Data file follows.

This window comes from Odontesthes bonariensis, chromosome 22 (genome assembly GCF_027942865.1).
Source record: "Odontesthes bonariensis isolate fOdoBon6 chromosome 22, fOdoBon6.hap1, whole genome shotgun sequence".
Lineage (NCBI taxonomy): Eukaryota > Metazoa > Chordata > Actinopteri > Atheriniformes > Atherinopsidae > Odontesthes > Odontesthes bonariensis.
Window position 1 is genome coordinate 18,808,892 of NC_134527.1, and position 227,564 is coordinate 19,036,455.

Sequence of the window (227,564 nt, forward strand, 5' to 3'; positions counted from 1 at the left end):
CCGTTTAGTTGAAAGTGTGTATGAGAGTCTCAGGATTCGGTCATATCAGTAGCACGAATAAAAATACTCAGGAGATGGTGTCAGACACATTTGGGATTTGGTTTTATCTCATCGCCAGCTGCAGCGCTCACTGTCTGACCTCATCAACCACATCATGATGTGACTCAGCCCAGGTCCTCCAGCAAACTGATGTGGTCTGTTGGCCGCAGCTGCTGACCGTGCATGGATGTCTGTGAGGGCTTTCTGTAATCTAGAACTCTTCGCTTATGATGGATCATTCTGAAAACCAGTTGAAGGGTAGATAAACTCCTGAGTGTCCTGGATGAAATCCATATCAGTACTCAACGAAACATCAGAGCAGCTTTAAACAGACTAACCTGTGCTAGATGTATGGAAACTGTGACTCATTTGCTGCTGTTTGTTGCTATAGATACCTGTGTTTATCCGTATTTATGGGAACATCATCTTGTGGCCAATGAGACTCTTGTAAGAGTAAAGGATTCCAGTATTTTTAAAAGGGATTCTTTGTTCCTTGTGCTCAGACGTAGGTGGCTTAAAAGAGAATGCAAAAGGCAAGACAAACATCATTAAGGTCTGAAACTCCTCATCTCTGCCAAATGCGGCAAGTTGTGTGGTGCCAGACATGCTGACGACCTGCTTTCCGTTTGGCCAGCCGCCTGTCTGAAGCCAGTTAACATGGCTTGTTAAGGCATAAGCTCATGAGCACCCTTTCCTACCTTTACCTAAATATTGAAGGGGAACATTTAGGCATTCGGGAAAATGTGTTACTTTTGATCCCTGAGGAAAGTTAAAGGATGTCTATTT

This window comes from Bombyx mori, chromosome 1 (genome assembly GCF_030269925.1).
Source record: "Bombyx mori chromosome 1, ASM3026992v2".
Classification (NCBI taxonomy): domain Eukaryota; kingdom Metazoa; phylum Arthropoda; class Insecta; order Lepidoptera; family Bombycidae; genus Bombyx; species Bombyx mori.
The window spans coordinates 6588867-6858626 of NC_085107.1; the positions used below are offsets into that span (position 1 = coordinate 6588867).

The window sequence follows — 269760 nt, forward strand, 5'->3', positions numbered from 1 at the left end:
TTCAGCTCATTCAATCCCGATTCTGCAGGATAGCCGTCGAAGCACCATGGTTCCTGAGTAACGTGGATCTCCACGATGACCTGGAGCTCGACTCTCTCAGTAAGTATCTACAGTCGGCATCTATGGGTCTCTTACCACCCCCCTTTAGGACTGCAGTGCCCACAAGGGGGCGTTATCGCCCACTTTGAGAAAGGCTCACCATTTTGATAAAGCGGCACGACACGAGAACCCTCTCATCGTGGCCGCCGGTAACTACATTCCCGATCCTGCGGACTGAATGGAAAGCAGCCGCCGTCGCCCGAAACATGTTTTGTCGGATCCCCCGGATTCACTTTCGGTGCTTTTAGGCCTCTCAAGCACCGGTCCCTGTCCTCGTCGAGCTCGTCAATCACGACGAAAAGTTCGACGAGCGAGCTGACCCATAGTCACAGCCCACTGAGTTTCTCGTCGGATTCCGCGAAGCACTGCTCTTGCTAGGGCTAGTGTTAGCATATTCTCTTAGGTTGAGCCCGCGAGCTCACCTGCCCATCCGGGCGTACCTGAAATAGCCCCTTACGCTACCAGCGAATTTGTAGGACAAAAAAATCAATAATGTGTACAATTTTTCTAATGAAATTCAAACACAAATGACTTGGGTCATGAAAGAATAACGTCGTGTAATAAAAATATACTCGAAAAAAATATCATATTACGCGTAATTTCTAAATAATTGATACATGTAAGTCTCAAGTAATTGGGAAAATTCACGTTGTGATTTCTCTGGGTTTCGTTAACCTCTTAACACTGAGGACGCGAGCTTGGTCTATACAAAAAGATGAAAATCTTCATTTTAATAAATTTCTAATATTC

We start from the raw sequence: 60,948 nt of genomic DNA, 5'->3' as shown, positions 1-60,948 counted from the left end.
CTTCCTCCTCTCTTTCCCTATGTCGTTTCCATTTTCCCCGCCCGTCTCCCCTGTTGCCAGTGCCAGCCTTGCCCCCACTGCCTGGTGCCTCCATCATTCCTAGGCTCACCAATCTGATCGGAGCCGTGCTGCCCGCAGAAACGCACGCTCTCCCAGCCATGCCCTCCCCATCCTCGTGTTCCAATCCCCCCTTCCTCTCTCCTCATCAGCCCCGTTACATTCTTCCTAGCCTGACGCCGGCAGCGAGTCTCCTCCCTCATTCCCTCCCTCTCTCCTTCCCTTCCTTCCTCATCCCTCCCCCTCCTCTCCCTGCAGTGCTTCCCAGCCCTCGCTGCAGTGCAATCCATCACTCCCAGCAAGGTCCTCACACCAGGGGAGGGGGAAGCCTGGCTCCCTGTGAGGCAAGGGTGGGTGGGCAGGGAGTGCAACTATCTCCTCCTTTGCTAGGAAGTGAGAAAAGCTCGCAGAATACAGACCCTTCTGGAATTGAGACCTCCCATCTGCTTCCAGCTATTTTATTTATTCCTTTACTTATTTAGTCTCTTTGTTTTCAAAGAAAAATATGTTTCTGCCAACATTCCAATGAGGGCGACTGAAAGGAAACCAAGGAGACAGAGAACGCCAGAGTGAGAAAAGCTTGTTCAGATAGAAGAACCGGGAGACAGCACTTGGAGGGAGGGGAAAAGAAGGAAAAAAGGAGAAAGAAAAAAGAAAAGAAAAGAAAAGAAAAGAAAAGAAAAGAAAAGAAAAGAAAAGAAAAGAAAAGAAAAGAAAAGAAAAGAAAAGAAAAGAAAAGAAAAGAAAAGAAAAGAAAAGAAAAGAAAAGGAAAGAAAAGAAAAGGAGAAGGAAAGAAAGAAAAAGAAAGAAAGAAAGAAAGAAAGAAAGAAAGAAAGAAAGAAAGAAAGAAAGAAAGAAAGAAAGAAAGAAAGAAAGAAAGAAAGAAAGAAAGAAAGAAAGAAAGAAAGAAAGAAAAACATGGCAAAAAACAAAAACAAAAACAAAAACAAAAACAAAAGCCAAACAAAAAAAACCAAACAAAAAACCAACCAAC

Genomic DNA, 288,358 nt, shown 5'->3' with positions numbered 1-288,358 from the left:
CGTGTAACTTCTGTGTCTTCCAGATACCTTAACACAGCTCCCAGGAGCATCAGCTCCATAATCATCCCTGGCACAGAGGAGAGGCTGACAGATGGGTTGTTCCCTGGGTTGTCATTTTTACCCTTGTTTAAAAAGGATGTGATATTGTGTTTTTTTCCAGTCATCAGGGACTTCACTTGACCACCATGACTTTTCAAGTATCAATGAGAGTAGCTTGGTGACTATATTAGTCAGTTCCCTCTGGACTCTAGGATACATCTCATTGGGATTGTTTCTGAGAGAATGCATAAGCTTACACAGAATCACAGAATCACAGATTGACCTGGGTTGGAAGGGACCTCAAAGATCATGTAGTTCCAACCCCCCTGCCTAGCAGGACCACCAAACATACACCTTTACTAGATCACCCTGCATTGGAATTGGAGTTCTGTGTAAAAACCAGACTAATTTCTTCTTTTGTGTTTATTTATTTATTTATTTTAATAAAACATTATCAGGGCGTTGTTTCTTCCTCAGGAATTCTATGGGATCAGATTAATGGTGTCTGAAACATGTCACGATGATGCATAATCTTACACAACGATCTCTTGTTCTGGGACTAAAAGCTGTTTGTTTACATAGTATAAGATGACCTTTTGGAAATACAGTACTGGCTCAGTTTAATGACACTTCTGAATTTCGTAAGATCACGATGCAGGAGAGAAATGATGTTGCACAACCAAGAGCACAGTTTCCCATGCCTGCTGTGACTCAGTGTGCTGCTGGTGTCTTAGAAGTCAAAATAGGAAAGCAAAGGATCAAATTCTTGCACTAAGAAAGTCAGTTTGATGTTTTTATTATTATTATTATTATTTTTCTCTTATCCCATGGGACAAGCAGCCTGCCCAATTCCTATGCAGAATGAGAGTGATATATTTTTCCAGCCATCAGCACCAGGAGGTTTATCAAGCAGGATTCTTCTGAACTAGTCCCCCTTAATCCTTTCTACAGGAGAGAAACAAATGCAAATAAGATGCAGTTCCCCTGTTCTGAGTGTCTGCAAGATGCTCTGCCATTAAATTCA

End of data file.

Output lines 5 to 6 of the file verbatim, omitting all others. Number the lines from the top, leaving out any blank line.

Sequence of the window (227,564 nt, forward strand, 5' to 3'; positions counted from 1 at the left end):
CCGTTTAGTTGAAAGTGTGTATGAGAGTCTCAGGATTCGGTCATATCAGTAGCACGAATAAAAATACTCAGGAGATGGTGTCAGACACATTTGGGATTTGGTTTTATCTCATCGCCAGCTGCAGCGCTCACTGTCTGACCTCATCAACCACATCATGATGTGACTCAGCCCAGGTCCTCCAGCAAACTGATGTGGTCTGTTGGCCGCAGCTGCTGACCGTGCATGGATGTCTGTGAGGGCTTTCTGTAATCTAGAACTCTTCGCTTATGATGGATCATTCTGAAAACCAGTTGAAGGGTAGATAAACTCCTGAGTGTCCTGGATGAAATCCATATCAGTACTCAACGAAACATCAGAGCAGCTTTAAACAGACTAACCTGTGCTAGATGTATGGAAACTGTGACTCATTTGCTGCTGTTTGTTGCTATAGATACCTGTGTTTATCCGTATTTATGGGAACATCATCTTGTGGCCAATGAGACTCTTGTAAGAGTAAAGGATTCCAGTATTTTTAAAAGGGATTCTTTGTTCCTTGTGCTCAGACGTAGGTGGCTTAAAAGAGAATGCAAAAGGCAAGACAAACATCATTAAGGTCTGAAACTCCTCATCTCTGCCAAATGCGGCAAGTTGTGTGGTGCCAGACATGCTGACGACCTGCTTTCCGTTTGGCCAGCCGCCTGTCTGAAGCCAGTTAACATGGCTTGTTAAGGCATAAGCTCATGAGCACCCTTTCCTACCTTTACCTAAATATTGAAGGGGAACATTTAGGCATTCGGGAAAATGTGTTACTTTTGATCCCTGAGGAAAGTTAAAGGATGTCTATTT